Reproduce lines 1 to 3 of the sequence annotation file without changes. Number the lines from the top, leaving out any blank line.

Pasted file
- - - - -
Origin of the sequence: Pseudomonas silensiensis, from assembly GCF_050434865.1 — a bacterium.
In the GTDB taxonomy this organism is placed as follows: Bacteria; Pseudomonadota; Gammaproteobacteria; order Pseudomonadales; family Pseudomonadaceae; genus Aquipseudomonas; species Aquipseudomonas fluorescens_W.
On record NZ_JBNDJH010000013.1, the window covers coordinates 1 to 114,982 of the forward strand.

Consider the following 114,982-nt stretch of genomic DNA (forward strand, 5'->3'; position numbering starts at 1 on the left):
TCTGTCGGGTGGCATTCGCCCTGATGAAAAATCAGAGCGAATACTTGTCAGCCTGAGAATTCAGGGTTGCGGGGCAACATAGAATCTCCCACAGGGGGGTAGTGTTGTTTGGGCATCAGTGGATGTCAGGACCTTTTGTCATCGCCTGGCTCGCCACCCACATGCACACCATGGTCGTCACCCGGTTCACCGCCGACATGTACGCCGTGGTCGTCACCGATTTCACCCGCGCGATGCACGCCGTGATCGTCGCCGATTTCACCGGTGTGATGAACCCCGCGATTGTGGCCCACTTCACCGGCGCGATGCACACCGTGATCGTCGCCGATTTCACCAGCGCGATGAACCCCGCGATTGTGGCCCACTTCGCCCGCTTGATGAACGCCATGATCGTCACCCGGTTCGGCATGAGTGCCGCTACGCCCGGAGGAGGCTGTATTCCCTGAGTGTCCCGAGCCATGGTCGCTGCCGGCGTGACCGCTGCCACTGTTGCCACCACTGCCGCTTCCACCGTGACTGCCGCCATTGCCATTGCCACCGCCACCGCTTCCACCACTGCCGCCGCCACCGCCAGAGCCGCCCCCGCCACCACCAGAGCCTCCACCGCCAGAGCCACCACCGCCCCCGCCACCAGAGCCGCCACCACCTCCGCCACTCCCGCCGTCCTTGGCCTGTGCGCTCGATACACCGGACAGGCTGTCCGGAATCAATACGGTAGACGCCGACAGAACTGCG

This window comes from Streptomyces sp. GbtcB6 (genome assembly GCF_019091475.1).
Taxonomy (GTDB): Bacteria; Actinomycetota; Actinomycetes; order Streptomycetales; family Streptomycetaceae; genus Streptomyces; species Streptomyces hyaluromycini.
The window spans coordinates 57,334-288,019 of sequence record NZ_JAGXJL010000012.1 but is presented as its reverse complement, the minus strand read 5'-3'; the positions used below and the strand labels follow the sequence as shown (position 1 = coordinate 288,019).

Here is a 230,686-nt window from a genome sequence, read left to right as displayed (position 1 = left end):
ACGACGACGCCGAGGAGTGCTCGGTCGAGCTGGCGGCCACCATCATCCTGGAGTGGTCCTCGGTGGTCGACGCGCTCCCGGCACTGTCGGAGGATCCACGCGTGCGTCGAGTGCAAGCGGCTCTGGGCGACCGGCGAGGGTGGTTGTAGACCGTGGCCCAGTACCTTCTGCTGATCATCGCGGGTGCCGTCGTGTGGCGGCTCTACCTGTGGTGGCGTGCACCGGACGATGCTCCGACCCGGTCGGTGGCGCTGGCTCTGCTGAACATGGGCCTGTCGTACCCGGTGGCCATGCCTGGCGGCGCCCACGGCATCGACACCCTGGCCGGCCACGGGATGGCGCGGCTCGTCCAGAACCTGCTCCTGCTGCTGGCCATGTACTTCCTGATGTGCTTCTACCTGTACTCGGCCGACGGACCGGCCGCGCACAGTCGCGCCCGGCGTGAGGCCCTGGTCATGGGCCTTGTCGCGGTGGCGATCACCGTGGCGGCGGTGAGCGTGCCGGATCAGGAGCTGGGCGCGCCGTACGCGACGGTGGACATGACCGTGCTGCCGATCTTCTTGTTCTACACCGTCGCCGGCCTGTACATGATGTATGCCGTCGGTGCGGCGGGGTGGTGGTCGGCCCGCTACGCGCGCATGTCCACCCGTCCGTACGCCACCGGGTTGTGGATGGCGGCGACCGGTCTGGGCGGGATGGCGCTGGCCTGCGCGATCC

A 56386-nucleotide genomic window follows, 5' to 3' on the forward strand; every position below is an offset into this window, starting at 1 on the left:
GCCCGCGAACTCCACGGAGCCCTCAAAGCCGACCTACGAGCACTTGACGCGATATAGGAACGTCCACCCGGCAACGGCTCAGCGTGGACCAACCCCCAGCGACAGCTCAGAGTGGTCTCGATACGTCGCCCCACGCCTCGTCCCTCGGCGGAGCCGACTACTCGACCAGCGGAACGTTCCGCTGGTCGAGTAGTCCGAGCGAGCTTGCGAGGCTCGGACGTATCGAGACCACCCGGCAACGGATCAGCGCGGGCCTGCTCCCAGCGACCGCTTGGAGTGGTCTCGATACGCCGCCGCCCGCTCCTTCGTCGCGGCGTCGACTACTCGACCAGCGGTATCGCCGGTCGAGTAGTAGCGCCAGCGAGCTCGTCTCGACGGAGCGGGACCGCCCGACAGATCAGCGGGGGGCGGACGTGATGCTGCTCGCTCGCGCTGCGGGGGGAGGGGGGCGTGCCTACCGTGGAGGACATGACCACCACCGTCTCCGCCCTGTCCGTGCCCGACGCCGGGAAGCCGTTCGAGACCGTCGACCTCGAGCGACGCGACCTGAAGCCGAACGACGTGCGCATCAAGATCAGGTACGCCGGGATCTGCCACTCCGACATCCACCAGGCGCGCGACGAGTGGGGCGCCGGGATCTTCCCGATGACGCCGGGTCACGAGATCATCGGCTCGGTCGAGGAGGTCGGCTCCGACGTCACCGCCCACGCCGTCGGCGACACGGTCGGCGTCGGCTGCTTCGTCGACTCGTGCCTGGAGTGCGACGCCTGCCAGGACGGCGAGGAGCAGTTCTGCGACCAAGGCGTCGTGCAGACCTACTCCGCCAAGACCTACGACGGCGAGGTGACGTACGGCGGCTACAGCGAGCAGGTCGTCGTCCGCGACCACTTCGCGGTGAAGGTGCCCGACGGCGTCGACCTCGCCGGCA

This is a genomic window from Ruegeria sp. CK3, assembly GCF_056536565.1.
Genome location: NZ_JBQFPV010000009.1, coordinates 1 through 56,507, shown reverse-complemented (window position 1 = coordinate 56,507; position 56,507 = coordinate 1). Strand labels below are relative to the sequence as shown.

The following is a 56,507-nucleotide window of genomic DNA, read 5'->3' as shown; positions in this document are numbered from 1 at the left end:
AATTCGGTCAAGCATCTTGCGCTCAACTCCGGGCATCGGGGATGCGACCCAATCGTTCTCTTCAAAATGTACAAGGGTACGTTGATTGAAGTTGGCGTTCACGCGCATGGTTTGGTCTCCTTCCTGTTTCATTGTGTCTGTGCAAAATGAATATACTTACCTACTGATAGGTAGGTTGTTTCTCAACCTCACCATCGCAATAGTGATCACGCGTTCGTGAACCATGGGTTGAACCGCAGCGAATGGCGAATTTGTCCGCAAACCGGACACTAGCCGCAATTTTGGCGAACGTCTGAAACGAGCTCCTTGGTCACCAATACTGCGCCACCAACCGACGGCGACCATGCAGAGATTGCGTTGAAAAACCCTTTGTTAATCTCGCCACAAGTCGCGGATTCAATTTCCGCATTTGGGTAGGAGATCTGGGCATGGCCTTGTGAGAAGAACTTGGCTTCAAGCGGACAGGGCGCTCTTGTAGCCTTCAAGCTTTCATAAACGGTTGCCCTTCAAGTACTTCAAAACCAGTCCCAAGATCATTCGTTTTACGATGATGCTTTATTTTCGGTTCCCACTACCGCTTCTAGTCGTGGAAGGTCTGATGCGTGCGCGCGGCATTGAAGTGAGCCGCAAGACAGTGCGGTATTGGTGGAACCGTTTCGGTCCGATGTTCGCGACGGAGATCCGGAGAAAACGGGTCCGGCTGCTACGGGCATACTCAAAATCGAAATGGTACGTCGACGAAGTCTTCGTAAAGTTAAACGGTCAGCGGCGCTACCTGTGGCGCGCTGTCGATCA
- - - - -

Origin of the sequence: Pseudomonas silensiensis, from assembly GCF_050434865.1 — a bacterium.
In the GTDB taxonomy this organism is placed as follows: Bacteria; Pseudomonadota; Gammaproteobacteria; order Pseudomonadales; family Pseudomonadaceae; genus Aquipseudomonas; species Aquipseudomonas fluorescens_W.
On record NZ_JBNDJH010000013.1, the window covers coordinates 1 to 114,982 of the forward strand.